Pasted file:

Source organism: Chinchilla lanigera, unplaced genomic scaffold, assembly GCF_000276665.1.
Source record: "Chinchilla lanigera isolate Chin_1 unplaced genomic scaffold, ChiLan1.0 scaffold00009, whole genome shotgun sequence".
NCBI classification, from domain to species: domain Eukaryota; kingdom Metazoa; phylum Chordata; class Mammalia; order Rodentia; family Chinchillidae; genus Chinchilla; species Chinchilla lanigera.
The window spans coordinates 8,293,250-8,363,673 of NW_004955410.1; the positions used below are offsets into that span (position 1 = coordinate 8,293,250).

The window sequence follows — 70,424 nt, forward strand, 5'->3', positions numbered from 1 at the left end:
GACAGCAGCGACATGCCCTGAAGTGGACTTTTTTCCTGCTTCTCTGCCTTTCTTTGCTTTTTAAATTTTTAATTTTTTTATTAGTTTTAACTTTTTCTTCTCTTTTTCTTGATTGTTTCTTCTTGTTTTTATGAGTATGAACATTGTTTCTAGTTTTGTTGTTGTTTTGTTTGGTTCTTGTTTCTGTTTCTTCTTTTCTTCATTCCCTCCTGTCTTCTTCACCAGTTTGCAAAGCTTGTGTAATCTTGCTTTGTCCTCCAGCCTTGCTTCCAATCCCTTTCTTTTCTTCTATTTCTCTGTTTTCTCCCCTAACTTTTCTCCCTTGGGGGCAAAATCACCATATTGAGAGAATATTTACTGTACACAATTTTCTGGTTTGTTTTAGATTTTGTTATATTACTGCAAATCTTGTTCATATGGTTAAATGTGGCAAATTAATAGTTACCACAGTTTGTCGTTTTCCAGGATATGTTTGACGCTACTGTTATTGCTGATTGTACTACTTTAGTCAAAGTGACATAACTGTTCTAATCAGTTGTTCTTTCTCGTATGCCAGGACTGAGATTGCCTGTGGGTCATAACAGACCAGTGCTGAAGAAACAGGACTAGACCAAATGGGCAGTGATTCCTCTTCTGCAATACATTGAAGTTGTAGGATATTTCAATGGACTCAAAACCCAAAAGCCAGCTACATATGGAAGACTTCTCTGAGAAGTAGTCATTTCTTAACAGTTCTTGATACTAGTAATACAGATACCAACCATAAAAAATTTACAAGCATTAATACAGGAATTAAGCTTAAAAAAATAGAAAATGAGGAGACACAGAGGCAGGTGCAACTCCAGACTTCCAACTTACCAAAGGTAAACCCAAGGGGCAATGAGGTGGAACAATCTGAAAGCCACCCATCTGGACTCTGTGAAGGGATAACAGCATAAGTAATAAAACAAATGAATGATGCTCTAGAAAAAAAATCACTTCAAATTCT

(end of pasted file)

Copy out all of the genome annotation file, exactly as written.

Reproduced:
Source organism: Chinchilla lanigera, unplaced genomic scaffold, assembly GCF_000276665.1.
Source record: "Chinchilla lanigera isolate Chin_1 unplaced genomic scaffold, ChiLan1.0 scaffold00009, whole genome shotgun sequence".
NCBI classification, from domain to species: domain Eukaryota; kingdom Metazoa; phylum Chordata; class Mammalia; order Rodentia; family Chinchillidae; genus Chinchilla; species Chinchilla lanigera.
The window spans coordinates 8,293,250-8,363,673 of NW_004955410.1; the positions used below are offsets into that span (position 1 = coordinate 8,293,250).

The window sequence follows — 70,424 nt, forward strand, 5'->3', positions numbered from 1 at the left end:
GACAGCAGCGACATGCCCTGAAGTGGACTTTTTTCCTGCTTCTCTGCCTTTCTTTGCTTTTTAAATTTTTAATTTTTTTATTAGTTTTAACTTTTTCTTCTCTTTTTCTTGATTGTTTCTTCTTGTTTTTATGAGTATGAACATTGTTTCTAGTTTTGTTGTTGTTTTGTTTGGTTCTTGTTTCTGTTTCTTCTTTTCTTCATTCCCTCCTGTCTTCTTCACCAGTTTGCAAAGCTTGTGTAATCTTGCTTTGTCCTCCAGCCTTGCTTCCAATCCCTTTCTTTTCTTCTATTTCTCTGTTTTCTCCCCTAACTTTTCTCCCTTGGGGGCAAAATCACCATATTGAGAGAATATTTACTGTACACAATTTTCTGGTTTGTTTTAGATTTTGTTATATTACTGCAAATCTTGTTCATATGGTTAAATGTGGCAAATTAATAGTTACCACAGTTTGTCGTTTTCCAGGATATGTTTGACGCTACTGTTATTGCTGATTGTACTACTTTAGTCAAAGTGACATAACTGTTCTAATCAGTTGTTCTTTCTCGTATGCCAGGACTGAGATTGCCTGTGGGTCATAACAGACCAGTGCTGAAGAAACAGGACTAGACCAAATGGGCAGTGATTCCTCTTCTGCAATACATTGAAGTTGTAGGATATTTCAATGGACTCAAAACCCAAAAGCCAGCTACATATGGAAGACTTCTCTGAGAAGTAGTCATTTCTTAACAGTTCTTGATACTAGTAATACAGATACCAACCATAAAAAATTTACAAGCATTAATACAGGAATTAAGCTTAAAAAAATAGAAAATGAGGAGACACAGAGGCAGGTGCAACTCCAGACTTCCAACTTACCAAAGGTAAACCCAAGGGGCAATGAGGTGGAACAATCTGAAAGCCACCCATCTGGACTCTGTGAAGGGATAACAGCATAAGTAATAAAACAAATGAATGATGCTCTAGAAAAAAAATCACTTCAAATTCT